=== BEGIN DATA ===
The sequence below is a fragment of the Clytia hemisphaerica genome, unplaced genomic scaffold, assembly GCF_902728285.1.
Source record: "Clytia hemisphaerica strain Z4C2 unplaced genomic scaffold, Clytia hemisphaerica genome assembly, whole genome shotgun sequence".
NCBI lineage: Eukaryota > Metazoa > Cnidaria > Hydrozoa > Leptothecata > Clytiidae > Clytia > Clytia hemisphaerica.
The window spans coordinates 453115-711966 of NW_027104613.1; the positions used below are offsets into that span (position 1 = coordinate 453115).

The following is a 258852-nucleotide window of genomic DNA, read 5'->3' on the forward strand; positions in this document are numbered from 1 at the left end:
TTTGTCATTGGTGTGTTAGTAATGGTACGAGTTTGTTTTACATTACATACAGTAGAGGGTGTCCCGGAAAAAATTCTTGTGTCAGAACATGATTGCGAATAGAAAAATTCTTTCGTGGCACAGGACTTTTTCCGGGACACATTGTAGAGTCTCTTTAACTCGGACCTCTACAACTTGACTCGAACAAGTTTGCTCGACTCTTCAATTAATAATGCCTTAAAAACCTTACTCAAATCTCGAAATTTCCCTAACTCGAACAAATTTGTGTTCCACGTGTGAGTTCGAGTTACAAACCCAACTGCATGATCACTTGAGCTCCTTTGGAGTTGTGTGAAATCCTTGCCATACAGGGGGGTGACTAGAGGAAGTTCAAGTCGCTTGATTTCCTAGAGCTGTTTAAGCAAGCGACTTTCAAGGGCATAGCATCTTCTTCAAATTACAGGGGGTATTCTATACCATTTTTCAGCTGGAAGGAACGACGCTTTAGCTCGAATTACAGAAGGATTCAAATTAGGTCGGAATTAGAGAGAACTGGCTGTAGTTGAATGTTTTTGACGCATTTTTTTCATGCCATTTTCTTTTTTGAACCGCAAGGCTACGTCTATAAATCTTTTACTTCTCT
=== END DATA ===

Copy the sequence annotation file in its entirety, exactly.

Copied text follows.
The sequence below is a fragment of the Clytia hemisphaerica genome, unplaced genomic scaffold, assembly GCF_902728285.1.
Source record: "Clytia hemisphaerica strain Z4C2 unplaced genomic scaffold, Clytia hemisphaerica genome assembly, whole genome shotgun sequence".
NCBI lineage: Eukaryota > Metazoa > Cnidaria > Hydrozoa > Leptothecata > Clytiidae > Clytia > Clytia hemisphaerica.
The window spans coordinates 453115-711966 of NW_027104613.1; the positions used below are offsets into that span (position 1 = coordinate 453115).

The following is a 258852-nucleotide window of genomic DNA, read 5'->3' on the forward strand; positions in this document are numbered from 1 at the left end:
TTTGTCATTGGTGTGTTAGTAATGGTACGAGTTTGTTTTACATTACATACAGTAGAGGGTGTCCCGGAAAAAATTCTTGTGTCAGAACATGATTGCGAATAGAAAAATTCTTTCGTGGCACAGGACTTTTTCCGGGACACATTGTAGAGTCTCTTTAACTCGGACCTCTACAACTTGACTCGAACAAGTTTGCTCGACTCTTCAATTAATAATGCCTTAAAAACCTTACTCAAATCTCGAAATTTCCCTAACTCGAACAAATTTGTGTTCCACGTGTGAGTTCGAGTTACAAACCCAACTGCATGATCACTTGAGCTCCTTTGGAGTTGTGTGAAATCCTTGCCATACAGGGGGGTGACTAGAGGAAGTTCAAGTCGCTTGATTTCCTAGAGCTGTTTAAGCAAGCGACTTTCAAGGGCATAGCATCTTCTTCAAATTACAGGGGGTATTCTATACCATTTTTCAGCTGGAAGGAACGACGCTTTAGCTCGAATTACAGAAGGATTCAAATTAGGTCGGAATTAGAGAGAACTGGCTGTAGTTGAATGTTTTTGACGCATTTTTTTCATGCCATTTTCTTTTTTGAACCGCAAGGCTACGTCTATAAATCTTTTACTTCTCT